How Paul Tagliabue saved the NFL and players from themselves in Bountygate

 

NFL commissioner Roger Goodell and former commissioner Paul Tagliabue

King Solomon solved a thorny legal question with a decision to split a baby in half. It was the stuff of Biblical legend. Retired NFL Commissioner Paul Tagliabue split the baby today by giving all sides in the New Orleans Saints Bountygate scandal a face-saving way to claim a win.

Tagliabue deserves a paragraph when they re-edit Scripture.

Current NFL Commissioner Roger Goodell and NFL PA Executive Director DeMaurice Smith dumped a hot potato in Tagliabue's lap. For the NFL, it was how to exit gracefully Goodell's hard line on the four players named in the scandal while reaffirming the league's power to regulate the game.

For the Players' Association, it was how to defend members in a disciplinary process that it does not like, but agreed to accept in the labor agreement.

For the Saints players, Jonathan Vilma, Will Smith, Scott Fujita and Anthony Hargrove, it was how to escape financial penalty for too eagerly joining the team's prohibited incentive for aggressive play and then stonewalling the league's investigation.

Tagliabue:

1. reaffirmed the commissioner's authority to act,
2. bullet-proofed the NFL court position by providing the players due process in the appeal,
3. confirmed that the league's evidence was enough to make the case against the players,
4. gave players an escape from punishment by pointing fingers at the Saints organization.

Don't buy the hype

While all sides claim the win, nothing changed in the union's effort to check Goodell's power. Now, a paper trail exists that finds the players guilty of the accusations. Most fans will never read it, but courts will. (Scott Fujita was exonerated.) Tagliabue chided the commissioner by ruling that fines were justified but suspension was not.

Goodell won't like that, but he will take it. It's a strategic retreat, like playing deep Cover-2 with a lead. You gladly give ground as long as the other side does not score.

Tagliabue is as sharp a Washington lawyer as you will find. Bet the rent money that he wrote his findings like a court brief to shield the NFL from Judge Helen Berrigan of the U.S. District Court in New Orleans. The league is good at that. It's how they roll … over the union every time.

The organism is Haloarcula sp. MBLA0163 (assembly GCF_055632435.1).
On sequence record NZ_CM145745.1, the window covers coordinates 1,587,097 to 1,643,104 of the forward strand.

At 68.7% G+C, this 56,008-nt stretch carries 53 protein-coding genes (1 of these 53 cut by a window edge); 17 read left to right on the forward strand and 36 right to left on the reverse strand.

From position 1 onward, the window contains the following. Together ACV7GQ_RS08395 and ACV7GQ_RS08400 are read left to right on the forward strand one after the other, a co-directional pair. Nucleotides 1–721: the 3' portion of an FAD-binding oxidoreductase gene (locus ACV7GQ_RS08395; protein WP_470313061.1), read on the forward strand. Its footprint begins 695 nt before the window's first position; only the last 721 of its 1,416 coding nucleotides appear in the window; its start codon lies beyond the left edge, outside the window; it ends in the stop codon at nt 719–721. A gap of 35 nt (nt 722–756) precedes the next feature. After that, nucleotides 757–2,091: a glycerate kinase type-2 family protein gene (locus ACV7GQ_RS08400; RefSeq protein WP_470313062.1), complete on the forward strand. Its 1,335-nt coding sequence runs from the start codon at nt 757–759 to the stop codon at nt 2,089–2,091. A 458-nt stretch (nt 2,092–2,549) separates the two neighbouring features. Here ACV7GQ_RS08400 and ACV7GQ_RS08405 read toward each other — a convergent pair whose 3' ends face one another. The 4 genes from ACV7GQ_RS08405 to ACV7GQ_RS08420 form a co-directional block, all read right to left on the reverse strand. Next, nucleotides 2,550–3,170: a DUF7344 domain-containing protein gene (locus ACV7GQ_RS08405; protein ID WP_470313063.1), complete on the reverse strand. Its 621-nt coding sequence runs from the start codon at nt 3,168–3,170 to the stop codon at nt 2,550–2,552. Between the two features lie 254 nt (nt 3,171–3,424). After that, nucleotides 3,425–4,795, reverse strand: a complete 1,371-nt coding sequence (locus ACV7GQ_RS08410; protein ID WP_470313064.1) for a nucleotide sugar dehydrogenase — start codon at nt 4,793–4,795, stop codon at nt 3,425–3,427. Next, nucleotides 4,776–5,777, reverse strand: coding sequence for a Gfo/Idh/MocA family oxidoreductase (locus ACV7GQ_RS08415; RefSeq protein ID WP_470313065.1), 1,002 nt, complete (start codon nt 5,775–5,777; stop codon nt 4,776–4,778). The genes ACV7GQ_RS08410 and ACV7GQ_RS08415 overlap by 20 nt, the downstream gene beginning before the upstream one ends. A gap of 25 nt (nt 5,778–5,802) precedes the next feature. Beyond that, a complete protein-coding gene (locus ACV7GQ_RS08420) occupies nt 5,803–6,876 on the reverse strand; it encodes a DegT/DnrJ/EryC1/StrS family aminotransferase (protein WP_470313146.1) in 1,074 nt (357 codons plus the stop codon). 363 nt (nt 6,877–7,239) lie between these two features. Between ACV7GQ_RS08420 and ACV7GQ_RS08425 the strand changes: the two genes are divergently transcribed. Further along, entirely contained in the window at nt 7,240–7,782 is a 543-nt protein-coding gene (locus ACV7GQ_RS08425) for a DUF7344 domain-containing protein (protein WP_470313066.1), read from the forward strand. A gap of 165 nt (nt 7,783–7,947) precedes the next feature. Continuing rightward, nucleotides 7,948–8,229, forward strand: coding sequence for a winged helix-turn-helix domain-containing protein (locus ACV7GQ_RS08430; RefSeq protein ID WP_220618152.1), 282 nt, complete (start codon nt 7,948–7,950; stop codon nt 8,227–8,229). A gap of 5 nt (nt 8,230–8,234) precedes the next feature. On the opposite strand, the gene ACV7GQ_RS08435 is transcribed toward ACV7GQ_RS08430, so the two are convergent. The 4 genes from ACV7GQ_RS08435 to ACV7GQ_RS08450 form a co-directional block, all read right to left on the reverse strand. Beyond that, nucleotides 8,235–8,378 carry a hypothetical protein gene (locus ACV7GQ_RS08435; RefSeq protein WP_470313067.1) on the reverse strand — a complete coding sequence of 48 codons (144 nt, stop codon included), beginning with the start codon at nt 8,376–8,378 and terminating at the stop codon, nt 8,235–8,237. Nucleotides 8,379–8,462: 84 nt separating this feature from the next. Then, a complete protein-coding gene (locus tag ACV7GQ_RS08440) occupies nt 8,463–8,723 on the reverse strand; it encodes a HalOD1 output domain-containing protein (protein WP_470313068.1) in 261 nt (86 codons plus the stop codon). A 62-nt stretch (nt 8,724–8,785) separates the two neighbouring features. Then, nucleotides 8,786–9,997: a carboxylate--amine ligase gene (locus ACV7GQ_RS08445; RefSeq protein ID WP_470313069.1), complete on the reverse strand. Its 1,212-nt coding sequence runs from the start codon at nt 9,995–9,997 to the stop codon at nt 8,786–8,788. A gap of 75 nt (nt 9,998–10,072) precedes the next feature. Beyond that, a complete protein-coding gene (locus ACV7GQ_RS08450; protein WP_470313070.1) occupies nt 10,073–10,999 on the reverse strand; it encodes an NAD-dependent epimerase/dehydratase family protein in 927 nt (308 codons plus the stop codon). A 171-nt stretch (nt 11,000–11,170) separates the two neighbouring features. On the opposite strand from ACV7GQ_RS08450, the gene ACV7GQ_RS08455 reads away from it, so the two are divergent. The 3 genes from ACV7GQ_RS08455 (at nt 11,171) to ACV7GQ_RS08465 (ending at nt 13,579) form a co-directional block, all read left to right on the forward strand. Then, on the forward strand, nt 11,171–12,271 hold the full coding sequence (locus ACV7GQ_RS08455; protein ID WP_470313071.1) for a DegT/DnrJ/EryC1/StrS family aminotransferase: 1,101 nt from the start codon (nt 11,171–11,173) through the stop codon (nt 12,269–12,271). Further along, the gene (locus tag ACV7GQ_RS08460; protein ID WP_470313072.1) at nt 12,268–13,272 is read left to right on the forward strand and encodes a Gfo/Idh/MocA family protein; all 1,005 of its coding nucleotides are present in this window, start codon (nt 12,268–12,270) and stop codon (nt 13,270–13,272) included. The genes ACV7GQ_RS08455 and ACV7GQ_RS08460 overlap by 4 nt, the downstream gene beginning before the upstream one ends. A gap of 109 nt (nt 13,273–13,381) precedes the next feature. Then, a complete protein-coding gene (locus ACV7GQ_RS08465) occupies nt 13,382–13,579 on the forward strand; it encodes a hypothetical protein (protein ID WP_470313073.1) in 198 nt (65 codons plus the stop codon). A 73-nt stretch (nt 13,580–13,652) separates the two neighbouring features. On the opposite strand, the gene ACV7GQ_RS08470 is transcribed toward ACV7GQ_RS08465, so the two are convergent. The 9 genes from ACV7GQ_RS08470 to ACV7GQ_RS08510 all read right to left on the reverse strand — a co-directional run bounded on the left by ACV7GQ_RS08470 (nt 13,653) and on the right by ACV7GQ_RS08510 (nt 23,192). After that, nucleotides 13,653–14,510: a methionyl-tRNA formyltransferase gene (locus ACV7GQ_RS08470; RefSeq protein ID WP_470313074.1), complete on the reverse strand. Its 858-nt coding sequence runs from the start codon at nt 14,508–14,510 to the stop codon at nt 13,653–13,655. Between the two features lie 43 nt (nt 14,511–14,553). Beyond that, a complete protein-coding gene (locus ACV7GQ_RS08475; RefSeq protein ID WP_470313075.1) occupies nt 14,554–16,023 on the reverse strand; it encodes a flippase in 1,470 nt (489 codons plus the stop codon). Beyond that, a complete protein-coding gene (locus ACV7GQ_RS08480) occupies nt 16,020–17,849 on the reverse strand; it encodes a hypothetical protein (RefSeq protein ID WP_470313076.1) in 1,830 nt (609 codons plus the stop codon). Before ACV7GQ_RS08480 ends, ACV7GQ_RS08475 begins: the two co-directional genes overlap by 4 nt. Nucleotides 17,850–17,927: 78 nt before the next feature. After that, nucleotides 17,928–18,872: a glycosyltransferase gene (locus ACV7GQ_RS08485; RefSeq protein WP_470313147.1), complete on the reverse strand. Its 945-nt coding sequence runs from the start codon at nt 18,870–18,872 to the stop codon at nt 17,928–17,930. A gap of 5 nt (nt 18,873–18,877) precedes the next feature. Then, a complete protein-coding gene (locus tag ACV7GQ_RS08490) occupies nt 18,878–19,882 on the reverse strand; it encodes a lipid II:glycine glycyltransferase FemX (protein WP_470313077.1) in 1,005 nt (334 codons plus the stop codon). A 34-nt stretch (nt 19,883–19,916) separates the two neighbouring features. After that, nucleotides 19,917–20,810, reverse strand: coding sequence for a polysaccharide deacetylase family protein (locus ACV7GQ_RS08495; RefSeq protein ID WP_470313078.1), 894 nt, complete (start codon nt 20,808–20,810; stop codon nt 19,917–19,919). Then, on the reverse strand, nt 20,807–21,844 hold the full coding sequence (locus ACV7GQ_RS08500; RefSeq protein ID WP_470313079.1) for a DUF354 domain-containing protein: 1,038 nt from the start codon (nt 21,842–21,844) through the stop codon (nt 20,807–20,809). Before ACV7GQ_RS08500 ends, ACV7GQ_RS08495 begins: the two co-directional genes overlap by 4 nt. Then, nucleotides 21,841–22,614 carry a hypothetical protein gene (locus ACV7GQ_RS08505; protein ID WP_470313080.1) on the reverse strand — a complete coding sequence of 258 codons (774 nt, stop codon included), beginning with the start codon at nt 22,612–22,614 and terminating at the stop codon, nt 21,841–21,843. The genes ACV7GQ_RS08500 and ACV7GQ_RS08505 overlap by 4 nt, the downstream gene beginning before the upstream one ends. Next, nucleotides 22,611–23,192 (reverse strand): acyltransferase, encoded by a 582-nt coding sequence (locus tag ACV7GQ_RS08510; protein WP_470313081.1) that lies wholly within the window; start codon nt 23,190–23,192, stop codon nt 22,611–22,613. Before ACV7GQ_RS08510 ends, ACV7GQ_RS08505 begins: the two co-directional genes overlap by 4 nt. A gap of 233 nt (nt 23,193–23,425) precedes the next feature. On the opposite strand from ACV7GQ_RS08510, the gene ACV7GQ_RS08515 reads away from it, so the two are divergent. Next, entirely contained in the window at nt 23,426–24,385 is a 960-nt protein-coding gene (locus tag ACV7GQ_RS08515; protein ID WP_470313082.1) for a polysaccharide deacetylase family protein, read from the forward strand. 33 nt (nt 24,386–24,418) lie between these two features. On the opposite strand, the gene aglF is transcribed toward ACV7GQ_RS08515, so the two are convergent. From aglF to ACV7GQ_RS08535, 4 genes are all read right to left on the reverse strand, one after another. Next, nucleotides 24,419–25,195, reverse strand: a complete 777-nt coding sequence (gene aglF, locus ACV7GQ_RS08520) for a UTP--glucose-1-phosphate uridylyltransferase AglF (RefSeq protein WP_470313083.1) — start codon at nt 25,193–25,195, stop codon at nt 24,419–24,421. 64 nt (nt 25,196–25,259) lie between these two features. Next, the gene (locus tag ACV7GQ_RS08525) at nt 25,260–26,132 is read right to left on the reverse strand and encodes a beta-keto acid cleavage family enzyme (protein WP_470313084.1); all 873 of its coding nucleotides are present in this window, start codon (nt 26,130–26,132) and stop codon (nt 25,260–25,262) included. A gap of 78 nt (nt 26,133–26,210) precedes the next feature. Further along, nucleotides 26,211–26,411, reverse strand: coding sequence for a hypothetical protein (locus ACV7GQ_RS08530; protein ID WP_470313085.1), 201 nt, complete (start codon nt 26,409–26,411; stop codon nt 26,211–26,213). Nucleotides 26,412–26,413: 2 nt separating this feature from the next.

If the two sides had not hardened positions after the lockout, Goodell might have reached the same conclusion, and the union might have encouraged the players to appeal their case sooner in front of Goodell instead of Tagliabue.

The golden age of labor peace

Tagliabue's time as commissioner stretched  from 1989, just before Reggie White opened up modern free agency, to 2006 when pro football cemented its position as America's game. Tagliabue was most effective by bargaining with, not against, the Players Association and its leader, the late Gene Upshaw.

For that, both Tags and Upshaw took reputation hits. Upshaw was as tough a bargainer as could be found in the labor movement, but he believed unions  played a role in the health of their industries. He was accused of being the league's lap dog, yet the NFL salary cap was higher under Upshaw than now under the new CBA. It was enough to make an owner scream.  

The league enjoyed unparalleled revenue growth and stadium construction during Tagliabue's leadership. That did not stop the small market-big market civil war among owners during the 2006 CBA Extension. That extension was widely acclaimed at the time. We know now that it merely postponed the hostility that erupted over 2010 and 2011.

Upshaw was safely in the Pro Football Hall of Fame before he was named NFLPA executive director. Tagliabue might never be enshrined next to Pete Rozell there.

Players and owners changed directions when Tagliabue retired and Upshaw died. The owners moved to a hard line with a lockout strategy authored by Tagliabue's successor, Roger Goodell. The players did not replace Upshaw with a hard-nosed negotiator. They hired a sharp DC lawyer, DeMaurice Smith, to sue the bastards.

Enter Paul Tagliabue to find middle ground by splitting babies.

"Can't we all just get along?" ~ Rodney King

UPDATE: Link to the full reading of the Tagliabue Decision on Bountygate.

Anthony Brown

About Anthony Brown

Lifelong Redskins fan and blogger about football and life since 2004. Joined MVN's Hog Heaven blog in 2005 and then moved Redskins Hog Heaven to Bolguin Network. Believes that the course of a season is pre-ordained by management decisions made during the offseason. Can occasionally be found on the This Given Sunday blog and he does guest posts.

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